New Ukrainian bakery project seeks to challenge negative Down syndrome stereotypes

Netherlands-backed initiative seeks to integrate people with Down syndrome into Ukrainian society

New Ukrainian bakery project seeks to challenge negative Down syndrome stereotypes
Business Ukraine magazine
Tuesday, 08 May 2018 12:37

Spring 2018 saw the opening of a new bakery in the Kyiv satellite town of Brovary that marks the latest stage in an ambitious initiative aiming to improve the lives of people with Down syndrome while challenging stereotypes about mental disability in Ukrainian society. Mental health remains a taboo subject in today’s Ukraine, with mentally disabled people often excluded from society or institutionalized. The 21.3 Bakery aims to change this by creating possibilities for people with Down syndrome and other special needs to gain employment and interact more meaningfully with society.

The 21.3 Bakery is part of the broader Perspective 21/3 initiative that takes its name from the three copies of the twenty-third chromosome associated with Down syndrome. There is also a 21/3 school called Radist (Ukrainian for joy) in Kyiv which has been operating since 2010, while plans are advancing for a network of 21.3 cafes that will eventually provide the lion’s share of job opportunities for people with Down syndrome. The ultimate goal is to create a self-sustaining education and employment ecosystem capable of financing itself and reducing the project’s current reliance on support from donors to a minimum.

The 21/3 initiative is the brainchild of husband and wife team Arenda and Andriy Vasylenko. Andriy is the Country Director in Ukraine for Netherlands bakery company Zeelandia. He has received full support from his Dutch employers every step of the way. Zeelandia has provided financial backing for the 21/3 Perspective school and technical support for the 21.3 Bakery as part of a corporate social responsibility commitment that was written into the company’s foundation document in Ukraine when Zeelandia first entered the Ukrainian market back in 2003.

Andriy has first-hand experience of raising a child with Down syndrome in Ukraine. He recalls the moment when his son Petro was born in 2003 and doctors immediately tried to take the child away to an institution. “At the time, 70% of children born with Down syndrome were handed over to institutions right after birth,” he reflects. Andriy sees significant improvements in attitudes towards Down syndrome in Ukraine and points to the fact that over 95% of parents with Down syndrome babies in Kyiv region last year chose to raise their child within the family. Nevertheless, huge challenges remain. Andriy says children with Down syndrome remain isolated from Ukrainian society and are effectively “invisible”, adding to the stigma and misunderstanding surrounding the condition. Indeed, the word “Down” is a commonplace term of abuse in contemporary Ukrainian culture.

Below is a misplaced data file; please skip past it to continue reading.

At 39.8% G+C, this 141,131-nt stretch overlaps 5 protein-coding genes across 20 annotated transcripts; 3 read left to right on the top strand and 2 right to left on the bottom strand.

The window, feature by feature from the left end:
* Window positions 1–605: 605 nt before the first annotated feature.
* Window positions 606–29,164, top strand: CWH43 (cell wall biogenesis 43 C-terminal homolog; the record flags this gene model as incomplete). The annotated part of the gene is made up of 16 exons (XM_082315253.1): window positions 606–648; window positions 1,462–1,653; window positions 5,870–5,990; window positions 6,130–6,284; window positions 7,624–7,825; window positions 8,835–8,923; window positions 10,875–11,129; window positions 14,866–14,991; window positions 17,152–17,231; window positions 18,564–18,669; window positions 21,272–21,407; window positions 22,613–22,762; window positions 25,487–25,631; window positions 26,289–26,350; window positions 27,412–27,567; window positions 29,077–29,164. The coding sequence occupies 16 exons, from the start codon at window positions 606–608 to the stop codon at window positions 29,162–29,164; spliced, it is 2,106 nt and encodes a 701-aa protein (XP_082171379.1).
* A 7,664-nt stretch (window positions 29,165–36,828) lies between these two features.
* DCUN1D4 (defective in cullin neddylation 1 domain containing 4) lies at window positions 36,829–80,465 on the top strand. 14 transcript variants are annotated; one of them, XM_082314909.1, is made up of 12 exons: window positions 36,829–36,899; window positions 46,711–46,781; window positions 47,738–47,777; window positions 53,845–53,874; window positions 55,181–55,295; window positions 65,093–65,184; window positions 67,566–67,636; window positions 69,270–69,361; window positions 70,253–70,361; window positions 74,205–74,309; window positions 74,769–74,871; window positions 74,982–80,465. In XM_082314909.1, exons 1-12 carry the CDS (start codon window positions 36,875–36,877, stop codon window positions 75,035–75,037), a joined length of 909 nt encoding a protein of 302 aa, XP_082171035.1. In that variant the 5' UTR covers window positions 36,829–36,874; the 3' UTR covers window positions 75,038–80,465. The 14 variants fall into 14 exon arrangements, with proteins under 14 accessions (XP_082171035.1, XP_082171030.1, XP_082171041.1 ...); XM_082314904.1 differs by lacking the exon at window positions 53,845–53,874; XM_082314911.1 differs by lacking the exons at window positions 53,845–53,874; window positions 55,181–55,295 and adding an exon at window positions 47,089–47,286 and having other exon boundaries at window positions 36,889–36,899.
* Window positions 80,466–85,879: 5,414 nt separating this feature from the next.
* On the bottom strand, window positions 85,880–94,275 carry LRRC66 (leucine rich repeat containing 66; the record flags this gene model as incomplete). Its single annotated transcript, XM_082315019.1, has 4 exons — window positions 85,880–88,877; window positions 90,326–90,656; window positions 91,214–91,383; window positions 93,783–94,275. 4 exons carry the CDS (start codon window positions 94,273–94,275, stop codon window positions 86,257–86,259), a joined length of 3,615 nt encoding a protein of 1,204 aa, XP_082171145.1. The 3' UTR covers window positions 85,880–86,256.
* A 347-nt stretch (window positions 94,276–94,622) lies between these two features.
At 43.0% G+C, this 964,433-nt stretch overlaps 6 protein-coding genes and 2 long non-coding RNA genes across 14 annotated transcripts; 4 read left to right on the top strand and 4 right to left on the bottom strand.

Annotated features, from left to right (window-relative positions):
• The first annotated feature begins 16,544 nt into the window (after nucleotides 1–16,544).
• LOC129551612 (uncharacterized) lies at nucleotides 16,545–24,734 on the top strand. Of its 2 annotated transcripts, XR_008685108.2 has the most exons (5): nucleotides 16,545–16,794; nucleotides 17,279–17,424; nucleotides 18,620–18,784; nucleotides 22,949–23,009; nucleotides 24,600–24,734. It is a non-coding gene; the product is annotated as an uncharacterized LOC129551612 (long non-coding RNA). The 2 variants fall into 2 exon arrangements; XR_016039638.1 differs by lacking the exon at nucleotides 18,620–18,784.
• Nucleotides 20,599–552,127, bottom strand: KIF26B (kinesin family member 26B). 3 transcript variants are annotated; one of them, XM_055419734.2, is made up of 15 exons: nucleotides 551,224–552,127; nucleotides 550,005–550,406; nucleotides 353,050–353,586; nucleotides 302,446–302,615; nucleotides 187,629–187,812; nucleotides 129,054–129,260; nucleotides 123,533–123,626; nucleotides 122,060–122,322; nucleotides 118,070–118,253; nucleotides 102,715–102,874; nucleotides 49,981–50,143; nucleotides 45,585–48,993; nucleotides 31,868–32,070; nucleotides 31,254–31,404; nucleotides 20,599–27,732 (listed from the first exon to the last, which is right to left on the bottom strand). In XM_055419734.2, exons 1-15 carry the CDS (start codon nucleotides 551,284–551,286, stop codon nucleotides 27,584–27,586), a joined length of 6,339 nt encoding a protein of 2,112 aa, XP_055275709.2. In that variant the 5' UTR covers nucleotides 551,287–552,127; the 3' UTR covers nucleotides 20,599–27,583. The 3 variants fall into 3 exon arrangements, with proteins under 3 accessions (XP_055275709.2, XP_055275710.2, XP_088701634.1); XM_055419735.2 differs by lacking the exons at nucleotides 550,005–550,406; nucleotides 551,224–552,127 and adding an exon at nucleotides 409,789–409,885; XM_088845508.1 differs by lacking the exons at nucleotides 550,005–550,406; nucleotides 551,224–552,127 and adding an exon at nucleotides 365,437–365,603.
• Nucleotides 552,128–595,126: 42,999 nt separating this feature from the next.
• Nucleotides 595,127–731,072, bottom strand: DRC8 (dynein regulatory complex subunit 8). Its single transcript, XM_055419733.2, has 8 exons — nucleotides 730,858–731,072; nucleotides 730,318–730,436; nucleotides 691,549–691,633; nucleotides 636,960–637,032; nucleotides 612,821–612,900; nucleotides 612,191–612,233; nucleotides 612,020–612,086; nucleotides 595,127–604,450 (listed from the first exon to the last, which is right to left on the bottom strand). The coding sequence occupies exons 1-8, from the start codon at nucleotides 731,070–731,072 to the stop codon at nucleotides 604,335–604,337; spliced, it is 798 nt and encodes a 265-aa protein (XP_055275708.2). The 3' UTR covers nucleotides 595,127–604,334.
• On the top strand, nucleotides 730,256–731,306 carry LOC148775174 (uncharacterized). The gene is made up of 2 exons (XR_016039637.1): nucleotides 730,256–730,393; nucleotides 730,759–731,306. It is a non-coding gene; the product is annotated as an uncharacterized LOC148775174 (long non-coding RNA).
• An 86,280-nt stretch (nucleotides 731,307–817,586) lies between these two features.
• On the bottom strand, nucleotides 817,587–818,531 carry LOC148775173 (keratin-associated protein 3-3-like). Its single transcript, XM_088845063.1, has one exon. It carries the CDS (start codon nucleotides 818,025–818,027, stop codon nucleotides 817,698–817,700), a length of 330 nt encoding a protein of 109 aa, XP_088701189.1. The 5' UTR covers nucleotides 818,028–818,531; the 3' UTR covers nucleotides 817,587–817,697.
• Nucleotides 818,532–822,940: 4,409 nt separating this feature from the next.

The 21/3 Perspective initiative has a three-pronged approach focusing on schooling, employment and independence. Andriy expects the new bakery to offer some training and job opportunities for Ukrainians with Down syndrome, but the main employer will be the planned 21.3 cafes, where the workforce will be 30% to 50% drawn from people with Down syndrome and other special needs. In preparation for their future entry into the workforce, the curriculum at the 21/3 school prepares special needs students by placing the emphasis on teaching them practical skills. This has meant the production of entirely new textbooks in collaboration with some of the world’s leading specialists including Oxford University. Meanwhile, a restaurant-style kitchen at the new bakery will help students to gain practical experience. “We want to create a sustainable model and show that it can work,” says Andriy.

By providing employment opportunities for people with Down syndrome, Andriy hopes to boost their quality of life and foster a greater sense of independence while also bringing them into contact with members of the public. “We want to demonstrate that people with Down syndrome have prospects and can contribute to society,” he says. “They have enormous empathy and they are cheerful. Yes, they do have disabilities, but we want to concentrate on their abilities instead.”

Andriy recognizes that the café concept must compete against deeply engrained social stigmas and says market research has shown most Ukrainians respond negatively towards any associations with Down syndrome. Nevertheless, he sees reason to believe the concept can gain acceptance over time. “I have already witnessed enormous changes in social attitudes towards Down syndrome in the past fifteen years,” says Andriy. “We now want people with Down syndrome to have more contact with the public in order to show they can play a role. We want to break down the old stereotypes.”

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